Just like your family doctor, your dentist may work with dental specialists to provide you with the best care possible.Learn more »
Prevent problems early. Your child's first dental visit should occur by age one or within six months of when you see the first tooth.Learn more »
Dental care during pregnancy is not only safe, regular dental visits support your health and your baby's.Learn more »
Most dental disease is preventable—starting with these five steps to take at home.Learn more »
Clenching or grinding your teeth (often at night) may be the reason and can also cause damage to your teeth and jaw.Learn more »
Your dentist may recommend a number of treatment options to replace missing teeth, such as a denture.Learn more »
On occasion, a dental problem may arise outside of normal dental office business hours.
Dental emergencies can have many causes, including accidents, sports-related injuries, tooth decay and infection. You may have a dental emergency if you have any of the following:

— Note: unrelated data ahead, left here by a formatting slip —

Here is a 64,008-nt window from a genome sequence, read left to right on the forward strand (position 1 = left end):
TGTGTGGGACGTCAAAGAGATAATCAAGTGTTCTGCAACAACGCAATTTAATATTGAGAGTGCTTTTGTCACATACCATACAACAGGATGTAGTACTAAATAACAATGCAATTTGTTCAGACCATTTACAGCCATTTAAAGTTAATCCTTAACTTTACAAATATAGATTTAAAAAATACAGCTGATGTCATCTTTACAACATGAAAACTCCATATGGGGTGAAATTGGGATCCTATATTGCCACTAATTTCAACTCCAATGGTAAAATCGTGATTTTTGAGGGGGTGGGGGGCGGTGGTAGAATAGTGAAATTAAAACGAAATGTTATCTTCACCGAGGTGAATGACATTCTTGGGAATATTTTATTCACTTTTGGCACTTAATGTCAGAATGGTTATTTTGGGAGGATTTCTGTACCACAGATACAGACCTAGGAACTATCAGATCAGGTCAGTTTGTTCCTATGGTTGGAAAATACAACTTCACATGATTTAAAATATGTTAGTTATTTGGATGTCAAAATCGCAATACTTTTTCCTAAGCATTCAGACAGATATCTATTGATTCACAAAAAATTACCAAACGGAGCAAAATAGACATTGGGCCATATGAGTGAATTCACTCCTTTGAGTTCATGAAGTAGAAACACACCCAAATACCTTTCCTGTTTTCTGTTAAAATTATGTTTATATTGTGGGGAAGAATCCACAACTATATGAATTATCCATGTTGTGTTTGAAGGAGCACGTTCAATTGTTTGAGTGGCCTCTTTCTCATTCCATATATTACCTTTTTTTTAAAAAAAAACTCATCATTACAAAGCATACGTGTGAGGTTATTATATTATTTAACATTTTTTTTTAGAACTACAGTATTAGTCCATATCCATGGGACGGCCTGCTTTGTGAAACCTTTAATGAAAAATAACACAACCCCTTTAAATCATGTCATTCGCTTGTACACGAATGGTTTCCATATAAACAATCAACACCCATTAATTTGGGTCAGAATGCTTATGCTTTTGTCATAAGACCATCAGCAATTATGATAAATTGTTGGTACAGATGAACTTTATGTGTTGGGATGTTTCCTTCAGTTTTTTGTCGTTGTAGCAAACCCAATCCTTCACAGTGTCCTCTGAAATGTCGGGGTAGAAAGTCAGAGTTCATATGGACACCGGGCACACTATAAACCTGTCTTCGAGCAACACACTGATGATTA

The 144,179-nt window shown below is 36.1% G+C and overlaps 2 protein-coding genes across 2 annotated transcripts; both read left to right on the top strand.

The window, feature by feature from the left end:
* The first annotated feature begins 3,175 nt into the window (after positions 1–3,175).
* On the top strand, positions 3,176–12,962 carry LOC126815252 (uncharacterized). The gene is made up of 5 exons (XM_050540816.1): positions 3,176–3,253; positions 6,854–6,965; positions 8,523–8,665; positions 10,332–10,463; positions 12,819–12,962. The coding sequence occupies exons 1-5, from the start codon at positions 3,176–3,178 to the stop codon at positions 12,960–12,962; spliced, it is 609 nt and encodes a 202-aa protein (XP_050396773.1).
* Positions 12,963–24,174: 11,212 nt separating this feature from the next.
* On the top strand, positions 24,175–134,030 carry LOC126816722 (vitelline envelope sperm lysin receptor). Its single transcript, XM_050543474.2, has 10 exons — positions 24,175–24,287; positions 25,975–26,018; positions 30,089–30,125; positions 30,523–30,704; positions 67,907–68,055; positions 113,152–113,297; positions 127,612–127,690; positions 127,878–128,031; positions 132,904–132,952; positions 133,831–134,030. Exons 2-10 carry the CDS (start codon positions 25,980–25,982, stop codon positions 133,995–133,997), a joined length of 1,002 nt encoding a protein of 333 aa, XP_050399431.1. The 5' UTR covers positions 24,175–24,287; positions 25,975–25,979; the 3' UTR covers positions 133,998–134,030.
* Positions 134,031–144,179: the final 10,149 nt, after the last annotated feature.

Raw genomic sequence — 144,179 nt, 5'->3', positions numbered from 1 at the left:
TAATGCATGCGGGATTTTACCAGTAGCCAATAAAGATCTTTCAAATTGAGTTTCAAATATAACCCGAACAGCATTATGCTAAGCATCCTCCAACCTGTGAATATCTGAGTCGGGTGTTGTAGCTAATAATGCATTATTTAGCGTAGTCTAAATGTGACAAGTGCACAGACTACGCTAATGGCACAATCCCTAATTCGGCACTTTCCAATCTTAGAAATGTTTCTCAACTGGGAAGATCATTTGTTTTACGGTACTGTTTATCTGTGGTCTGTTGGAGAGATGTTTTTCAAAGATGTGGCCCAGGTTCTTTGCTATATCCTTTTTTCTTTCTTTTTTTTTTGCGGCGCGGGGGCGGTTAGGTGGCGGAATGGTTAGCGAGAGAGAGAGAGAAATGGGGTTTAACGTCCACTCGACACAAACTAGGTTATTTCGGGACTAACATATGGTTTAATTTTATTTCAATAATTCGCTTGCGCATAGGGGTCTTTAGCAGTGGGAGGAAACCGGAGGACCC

NOTE: If you have trouble breathing or your mouth continuously fills with blood, call 9-1-1 or go to your nearest hospital emergency department. Also seek an immediate medical assessment if you suffer a head trauma.
More information on what you should do in the event that this happens to you or a family member can be found in the following Patient Dental Emergency Resource Package (PDF).
Dental procedures/treatment may require sedation or general anesthesia. Whether or not sedation is used for your specific procedure will depend on a few factors: the nature of treatment; your level of anxiety; and your overall health and medical history. Discuss the sedation options with your dentist to make an informed decision for your health.
Also, learn more about the use of sedation and general anesthesia in treating children.